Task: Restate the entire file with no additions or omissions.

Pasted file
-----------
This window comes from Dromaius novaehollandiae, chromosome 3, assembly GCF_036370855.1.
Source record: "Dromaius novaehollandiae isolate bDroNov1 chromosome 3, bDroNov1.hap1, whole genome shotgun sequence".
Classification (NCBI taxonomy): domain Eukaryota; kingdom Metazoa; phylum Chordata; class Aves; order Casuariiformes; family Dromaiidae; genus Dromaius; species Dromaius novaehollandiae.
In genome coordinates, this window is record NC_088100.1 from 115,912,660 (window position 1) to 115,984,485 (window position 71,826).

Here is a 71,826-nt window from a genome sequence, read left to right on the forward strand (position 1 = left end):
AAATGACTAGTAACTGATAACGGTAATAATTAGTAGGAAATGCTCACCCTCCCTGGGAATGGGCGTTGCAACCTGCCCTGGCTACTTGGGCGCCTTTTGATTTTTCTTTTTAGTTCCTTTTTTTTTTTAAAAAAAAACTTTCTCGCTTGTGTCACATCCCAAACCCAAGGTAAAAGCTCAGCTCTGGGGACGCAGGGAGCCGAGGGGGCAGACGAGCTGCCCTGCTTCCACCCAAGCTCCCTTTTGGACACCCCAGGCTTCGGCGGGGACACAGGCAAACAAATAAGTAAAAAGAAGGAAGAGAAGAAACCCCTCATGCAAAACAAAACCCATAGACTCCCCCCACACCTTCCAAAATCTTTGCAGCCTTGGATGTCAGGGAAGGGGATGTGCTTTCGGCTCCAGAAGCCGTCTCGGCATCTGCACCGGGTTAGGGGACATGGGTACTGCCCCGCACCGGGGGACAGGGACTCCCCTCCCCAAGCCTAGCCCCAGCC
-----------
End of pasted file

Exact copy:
This window comes from Dromaius novaehollandiae, chromosome 3, assembly GCF_036370855.1.
Source record: "Dromaius novaehollandiae isolate bDroNov1 chromosome 3, bDroNov1.hap1, whole genome shotgun sequence".
Classification (NCBI taxonomy): domain Eukaryota; kingdom Metazoa; phylum Chordata; class Aves; order Casuariiformes; family Dromaiidae; genus Dromaius; species Dromaius novaehollandiae.
In genome coordinates, this window is record NC_088100.1 from 115,912,660 (window position 1) to 115,984,485 (window position 71,826).

Here is a 71,826-nt window from a genome sequence, read left to right on the forward strand (position 1 = left end):
AAATGACTAGTAACTGATAACGGTAATAATTAGTAGGAAATGCTCACCCTCCCTGGGAATGGGCGTTGCAACCTGCCCTGGCTACTTGGGCGCCTTTTGATTTTTCTTTTTAGTTCCTTTTTTTTTTTAAAAAAAAACTTTCTCGCTTGTGTCACATCCCAAACCCAAGGTAAAAGCTCAGCTCTGGGGACGCAGGGAGCCGAGGGGGCAGACGAGCTGCCCTGCTTCCACCCAAGCTCCCTTTTGGACACCCCAGGCTTCGGCGGGGACACAGGCAAACAAATAAGTAAAAAGAAGGAAGAGAAGAAACCCCTCATGCAAAACAAAACCCATAGACTCCCCCCACACCTTCCAAAATCTTTGCAGCCTTGGATGTCAGGGAAGGGGATGTGCTTTCGGCTCCAGAAGCCGTCTCGGCATCTGCACCGGGTTAGGGGACATGGGTACTGCCCCGCACCGGGGGACAGGGACTCCCCTCCCCAAGCCTAGCCCCAGCC